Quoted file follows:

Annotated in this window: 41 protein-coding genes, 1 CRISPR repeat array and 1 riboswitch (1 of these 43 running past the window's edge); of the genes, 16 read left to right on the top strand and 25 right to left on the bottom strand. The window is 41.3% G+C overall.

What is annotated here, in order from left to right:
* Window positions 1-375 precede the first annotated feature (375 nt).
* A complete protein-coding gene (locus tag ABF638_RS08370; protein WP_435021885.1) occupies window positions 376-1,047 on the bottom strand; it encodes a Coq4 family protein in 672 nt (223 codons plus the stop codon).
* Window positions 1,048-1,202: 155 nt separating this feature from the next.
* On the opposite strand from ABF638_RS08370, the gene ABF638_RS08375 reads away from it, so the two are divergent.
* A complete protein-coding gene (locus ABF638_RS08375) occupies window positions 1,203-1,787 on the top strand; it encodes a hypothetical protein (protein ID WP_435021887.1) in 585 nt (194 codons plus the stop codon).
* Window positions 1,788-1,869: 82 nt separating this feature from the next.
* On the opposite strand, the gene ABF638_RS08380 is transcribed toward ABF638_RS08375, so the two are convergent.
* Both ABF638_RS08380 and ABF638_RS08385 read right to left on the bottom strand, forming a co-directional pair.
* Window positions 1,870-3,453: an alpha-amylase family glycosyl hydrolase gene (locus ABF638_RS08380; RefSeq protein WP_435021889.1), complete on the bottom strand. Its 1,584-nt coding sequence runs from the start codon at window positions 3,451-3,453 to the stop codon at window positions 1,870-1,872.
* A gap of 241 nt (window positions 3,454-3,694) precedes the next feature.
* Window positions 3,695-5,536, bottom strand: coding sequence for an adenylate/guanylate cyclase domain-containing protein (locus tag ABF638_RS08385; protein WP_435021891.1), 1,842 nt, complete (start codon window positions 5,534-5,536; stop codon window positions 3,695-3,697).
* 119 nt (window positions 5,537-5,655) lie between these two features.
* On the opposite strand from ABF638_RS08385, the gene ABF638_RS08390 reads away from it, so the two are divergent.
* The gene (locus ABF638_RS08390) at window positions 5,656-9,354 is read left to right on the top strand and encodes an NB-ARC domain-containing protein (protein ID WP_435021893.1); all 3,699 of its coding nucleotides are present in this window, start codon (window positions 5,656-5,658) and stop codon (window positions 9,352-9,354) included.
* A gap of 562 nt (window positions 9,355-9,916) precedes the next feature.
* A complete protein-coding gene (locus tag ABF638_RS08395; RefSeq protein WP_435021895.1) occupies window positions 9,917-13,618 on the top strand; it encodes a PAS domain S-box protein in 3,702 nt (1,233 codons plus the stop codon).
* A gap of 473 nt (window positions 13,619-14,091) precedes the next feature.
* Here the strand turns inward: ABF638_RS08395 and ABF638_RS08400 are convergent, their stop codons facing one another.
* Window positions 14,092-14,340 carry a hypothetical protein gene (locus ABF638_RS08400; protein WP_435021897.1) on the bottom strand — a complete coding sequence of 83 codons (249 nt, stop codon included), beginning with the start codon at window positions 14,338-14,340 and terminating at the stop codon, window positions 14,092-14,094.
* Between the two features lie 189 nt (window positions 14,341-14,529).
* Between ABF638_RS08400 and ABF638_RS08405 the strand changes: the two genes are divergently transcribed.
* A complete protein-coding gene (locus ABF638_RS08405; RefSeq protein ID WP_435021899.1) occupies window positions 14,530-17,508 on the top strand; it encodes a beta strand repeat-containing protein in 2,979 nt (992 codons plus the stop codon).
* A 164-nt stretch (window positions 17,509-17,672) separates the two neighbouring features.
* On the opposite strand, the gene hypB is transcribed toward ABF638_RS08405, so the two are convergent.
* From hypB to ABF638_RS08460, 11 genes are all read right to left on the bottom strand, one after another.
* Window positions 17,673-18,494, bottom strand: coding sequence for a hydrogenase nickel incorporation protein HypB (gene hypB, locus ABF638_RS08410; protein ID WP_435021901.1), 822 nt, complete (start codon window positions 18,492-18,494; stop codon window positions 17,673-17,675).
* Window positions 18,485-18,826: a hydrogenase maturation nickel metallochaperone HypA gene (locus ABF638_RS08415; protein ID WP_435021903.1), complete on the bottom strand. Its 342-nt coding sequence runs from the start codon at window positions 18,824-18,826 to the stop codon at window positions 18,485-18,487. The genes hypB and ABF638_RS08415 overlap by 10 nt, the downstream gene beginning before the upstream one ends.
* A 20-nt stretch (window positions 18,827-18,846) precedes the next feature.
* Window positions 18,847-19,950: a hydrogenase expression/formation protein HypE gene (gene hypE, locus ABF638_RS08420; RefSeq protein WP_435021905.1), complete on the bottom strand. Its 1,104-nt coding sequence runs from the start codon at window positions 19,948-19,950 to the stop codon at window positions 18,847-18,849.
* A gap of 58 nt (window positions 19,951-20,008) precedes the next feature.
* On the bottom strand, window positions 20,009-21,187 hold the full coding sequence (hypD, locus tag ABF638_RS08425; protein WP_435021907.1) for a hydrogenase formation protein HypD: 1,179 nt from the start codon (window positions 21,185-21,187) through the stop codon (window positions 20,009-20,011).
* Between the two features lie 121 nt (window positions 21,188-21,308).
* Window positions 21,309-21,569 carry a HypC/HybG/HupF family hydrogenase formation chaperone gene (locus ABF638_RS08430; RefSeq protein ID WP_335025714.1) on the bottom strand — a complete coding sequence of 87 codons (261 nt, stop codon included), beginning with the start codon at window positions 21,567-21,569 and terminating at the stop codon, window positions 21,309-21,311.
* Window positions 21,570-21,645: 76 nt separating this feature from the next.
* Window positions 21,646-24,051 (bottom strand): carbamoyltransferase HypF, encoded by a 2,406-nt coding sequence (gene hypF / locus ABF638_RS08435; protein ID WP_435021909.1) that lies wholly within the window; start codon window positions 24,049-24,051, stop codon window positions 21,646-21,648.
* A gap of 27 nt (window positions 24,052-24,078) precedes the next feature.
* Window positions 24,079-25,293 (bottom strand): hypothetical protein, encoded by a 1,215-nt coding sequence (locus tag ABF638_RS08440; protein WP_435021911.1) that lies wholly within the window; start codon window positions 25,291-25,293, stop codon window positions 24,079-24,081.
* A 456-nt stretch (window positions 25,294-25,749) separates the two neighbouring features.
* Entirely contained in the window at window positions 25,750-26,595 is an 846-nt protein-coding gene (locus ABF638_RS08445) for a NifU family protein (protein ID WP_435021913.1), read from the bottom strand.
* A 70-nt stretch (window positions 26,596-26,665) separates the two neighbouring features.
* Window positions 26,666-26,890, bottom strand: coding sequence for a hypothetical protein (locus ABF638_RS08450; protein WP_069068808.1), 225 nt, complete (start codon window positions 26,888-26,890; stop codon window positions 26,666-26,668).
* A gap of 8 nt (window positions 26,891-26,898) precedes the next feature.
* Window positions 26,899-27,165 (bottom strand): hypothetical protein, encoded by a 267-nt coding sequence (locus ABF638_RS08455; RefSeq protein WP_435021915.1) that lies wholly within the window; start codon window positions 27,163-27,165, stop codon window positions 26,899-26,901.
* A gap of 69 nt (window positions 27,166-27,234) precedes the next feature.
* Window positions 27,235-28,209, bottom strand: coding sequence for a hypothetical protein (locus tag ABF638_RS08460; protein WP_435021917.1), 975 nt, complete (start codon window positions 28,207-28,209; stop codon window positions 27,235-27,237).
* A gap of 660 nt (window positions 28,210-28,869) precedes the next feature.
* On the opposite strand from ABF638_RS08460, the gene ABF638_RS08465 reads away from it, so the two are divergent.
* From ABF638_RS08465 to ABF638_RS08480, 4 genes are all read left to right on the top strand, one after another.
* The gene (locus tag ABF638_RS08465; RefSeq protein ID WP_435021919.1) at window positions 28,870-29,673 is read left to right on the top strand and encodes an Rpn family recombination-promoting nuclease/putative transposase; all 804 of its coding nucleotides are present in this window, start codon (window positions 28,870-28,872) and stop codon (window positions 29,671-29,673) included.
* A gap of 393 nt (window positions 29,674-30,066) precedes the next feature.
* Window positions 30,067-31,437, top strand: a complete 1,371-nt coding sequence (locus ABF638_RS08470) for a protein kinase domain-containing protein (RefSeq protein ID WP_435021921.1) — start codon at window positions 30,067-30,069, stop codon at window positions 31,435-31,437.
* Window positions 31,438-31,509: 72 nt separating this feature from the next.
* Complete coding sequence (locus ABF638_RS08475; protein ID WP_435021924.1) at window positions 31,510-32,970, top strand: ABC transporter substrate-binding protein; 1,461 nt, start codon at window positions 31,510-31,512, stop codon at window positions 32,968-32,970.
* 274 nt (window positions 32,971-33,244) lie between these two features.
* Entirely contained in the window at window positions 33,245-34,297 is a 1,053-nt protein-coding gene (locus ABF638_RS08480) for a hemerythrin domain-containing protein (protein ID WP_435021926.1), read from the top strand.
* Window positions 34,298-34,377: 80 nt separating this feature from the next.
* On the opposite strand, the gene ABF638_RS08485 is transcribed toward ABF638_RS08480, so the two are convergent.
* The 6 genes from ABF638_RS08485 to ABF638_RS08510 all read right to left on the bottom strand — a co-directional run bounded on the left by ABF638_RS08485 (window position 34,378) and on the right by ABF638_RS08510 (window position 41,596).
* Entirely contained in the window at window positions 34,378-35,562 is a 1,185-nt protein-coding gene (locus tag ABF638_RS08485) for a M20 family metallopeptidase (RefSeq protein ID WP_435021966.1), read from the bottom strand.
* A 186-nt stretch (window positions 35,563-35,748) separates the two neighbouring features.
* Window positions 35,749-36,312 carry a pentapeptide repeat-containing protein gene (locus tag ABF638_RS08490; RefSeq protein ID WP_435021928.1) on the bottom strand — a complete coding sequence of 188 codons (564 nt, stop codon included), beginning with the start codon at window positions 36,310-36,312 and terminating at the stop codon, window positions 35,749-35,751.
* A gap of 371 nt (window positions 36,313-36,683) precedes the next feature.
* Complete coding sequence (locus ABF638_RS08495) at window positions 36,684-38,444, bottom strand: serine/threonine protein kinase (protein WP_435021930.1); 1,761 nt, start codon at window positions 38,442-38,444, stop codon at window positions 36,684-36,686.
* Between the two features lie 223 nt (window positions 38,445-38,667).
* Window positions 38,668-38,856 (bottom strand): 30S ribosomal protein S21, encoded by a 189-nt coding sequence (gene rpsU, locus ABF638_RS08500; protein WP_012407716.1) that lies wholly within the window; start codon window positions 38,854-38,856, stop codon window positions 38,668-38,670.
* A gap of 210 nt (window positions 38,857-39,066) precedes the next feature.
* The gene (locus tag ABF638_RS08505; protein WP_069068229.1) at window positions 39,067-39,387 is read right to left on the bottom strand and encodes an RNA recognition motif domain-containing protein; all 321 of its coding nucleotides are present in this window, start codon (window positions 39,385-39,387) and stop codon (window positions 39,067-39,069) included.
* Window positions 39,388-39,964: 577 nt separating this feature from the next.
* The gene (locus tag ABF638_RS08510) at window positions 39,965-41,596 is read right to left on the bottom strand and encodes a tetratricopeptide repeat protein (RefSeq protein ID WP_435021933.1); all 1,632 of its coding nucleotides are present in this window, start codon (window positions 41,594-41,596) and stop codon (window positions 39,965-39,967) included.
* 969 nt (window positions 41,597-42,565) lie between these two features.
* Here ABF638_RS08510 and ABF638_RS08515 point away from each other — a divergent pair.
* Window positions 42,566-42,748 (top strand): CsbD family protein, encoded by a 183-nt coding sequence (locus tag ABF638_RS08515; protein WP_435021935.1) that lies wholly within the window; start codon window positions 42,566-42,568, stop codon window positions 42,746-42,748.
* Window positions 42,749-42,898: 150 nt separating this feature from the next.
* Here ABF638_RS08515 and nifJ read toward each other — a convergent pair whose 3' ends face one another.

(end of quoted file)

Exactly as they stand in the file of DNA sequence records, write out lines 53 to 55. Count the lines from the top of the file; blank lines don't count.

* Window positions 30,067-31,437, top strand: a complete 1,371-nt coding sequence (locus ABF638_RS08470) for a protein kinase domain-containing protein (RefSeq protein ID WP_435021921.1) — start codon at window positions 30,067-30,069, stop codon at window positions 31,435-31,437.
* Window positions 31,438-31,509: 72 nt separating this feature from the next.
* Complete coding sequence (locus ABF638_RS08475; protein ID WP_435021924.1) at window positions 31,510-32,970, top strand: ABC transporter substrate-binding protein; 1,461 nt, start codon at window positions 31,510-31,512, stop codon at window positions 32,968-32,970.